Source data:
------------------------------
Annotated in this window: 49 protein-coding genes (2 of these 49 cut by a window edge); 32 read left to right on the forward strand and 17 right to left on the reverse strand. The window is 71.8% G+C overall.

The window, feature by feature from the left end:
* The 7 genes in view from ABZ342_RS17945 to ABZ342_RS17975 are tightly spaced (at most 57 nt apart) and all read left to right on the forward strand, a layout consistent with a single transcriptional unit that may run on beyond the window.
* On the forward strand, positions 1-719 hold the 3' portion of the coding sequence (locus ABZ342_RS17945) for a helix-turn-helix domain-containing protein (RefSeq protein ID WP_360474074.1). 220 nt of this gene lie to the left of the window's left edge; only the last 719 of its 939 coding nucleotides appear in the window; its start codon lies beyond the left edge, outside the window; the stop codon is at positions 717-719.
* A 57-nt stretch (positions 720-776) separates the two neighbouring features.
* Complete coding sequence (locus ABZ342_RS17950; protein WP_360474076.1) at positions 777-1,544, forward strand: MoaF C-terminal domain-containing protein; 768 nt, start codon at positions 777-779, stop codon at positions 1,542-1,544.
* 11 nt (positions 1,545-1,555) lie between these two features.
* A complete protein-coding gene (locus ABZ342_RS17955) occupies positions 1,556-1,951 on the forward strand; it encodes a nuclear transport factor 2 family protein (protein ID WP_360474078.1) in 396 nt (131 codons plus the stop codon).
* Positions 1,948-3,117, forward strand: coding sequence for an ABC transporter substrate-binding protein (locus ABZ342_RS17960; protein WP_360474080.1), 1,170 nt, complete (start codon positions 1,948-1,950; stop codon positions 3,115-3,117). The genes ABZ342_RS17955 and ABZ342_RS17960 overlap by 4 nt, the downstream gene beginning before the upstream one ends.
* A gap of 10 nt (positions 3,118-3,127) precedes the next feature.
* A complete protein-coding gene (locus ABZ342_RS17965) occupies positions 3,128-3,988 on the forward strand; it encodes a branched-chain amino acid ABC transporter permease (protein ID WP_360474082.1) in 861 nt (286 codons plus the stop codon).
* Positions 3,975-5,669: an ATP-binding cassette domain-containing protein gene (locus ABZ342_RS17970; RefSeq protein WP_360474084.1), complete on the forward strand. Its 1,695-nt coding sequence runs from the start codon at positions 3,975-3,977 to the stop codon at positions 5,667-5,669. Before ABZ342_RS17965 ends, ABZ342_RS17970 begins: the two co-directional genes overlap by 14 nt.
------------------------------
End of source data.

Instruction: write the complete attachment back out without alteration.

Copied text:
Annotated in this window: 49 protein-coding genes (2 of these 49 cut by a window edge); 32 read left to right on the forward strand and 17 right to left on the reverse strand. The window is 71.8% G+C overall.

The window, feature by feature from the left end:
* The 7 genes in view from ABZ342_RS17945 to ABZ342_RS17975 are tightly spaced (at most 57 nt apart) and all read left to right on the forward strand, a layout consistent with a single transcriptional unit that may run on beyond the window.
* On the forward strand, positions 1-719 hold the 3' portion of the coding sequence (locus ABZ342_RS17945) for a helix-turn-helix domain-containing protein (RefSeq protein ID WP_360474074.1). 220 nt of this gene lie to the left of the window's left edge; only the last 719 of its 939 coding nucleotides appear in the window; its start codon lies beyond the left edge, outside the window; the stop codon is at positions 717-719.
* A 57-nt stretch (positions 720-776) separates the two neighbouring features.
* Complete coding sequence (locus ABZ342_RS17950; protein WP_360474076.1) at positions 777-1,544, forward strand: MoaF C-terminal domain-containing protein; 768 nt, start codon at positions 777-779, stop codon at positions 1,542-1,544.
* 11 nt (positions 1,545-1,555) lie between these two features.
* A complete protein-coding gene (locus ABZ342_RS17955) occupies positions 1,556-1,951 on the forward strand; it encodes a nuclear transport factor 2 family protein (protein ID WP_360474078.1) in 396 nt (131 codons plus the stop codon).
* Positions 1,948-3,117, forward strand: coding sequence for an ABC transporter substrate-binding protein (locus ABZ342_RS17960; protein WP_360474080.1), 1,170 nt, complete (start codon positions 1,948-1,950; stop codon positions 3,115-3,117). The genes ABZ342_RS17955 and ABZ342_RS17960 overlap by 4 nt, the downstream gene beginning before the upstream one ends.
* A gap of 10 nt (positions 3,118-3,127) precedes the next feature.
* A complete protein-coding gene (locus ABZ342_RS17965) occupies positions 3,128-3,988 on the forward strand; it encodes a branched-chain amino acid ABC transporter permease (protein ID WP_360474082.1) in 861 nt (286 codons plus the stop codon).
* Positions 3,975-5,669: an ATP-binding cassette domain-containing protein gene (locus ABZ342_RS17970; RefSeq protein WP_360474084.1), complete on the forward strand. Its 1,695-nt coding sequence runs from the start codon at positions 3,975-3,977 to the stop codon at positions 5,667-5,669. Before ABZ342_RS17965 ends, ABZ342_RS17970 begins: the two co-directional genes overlap by 14 nt.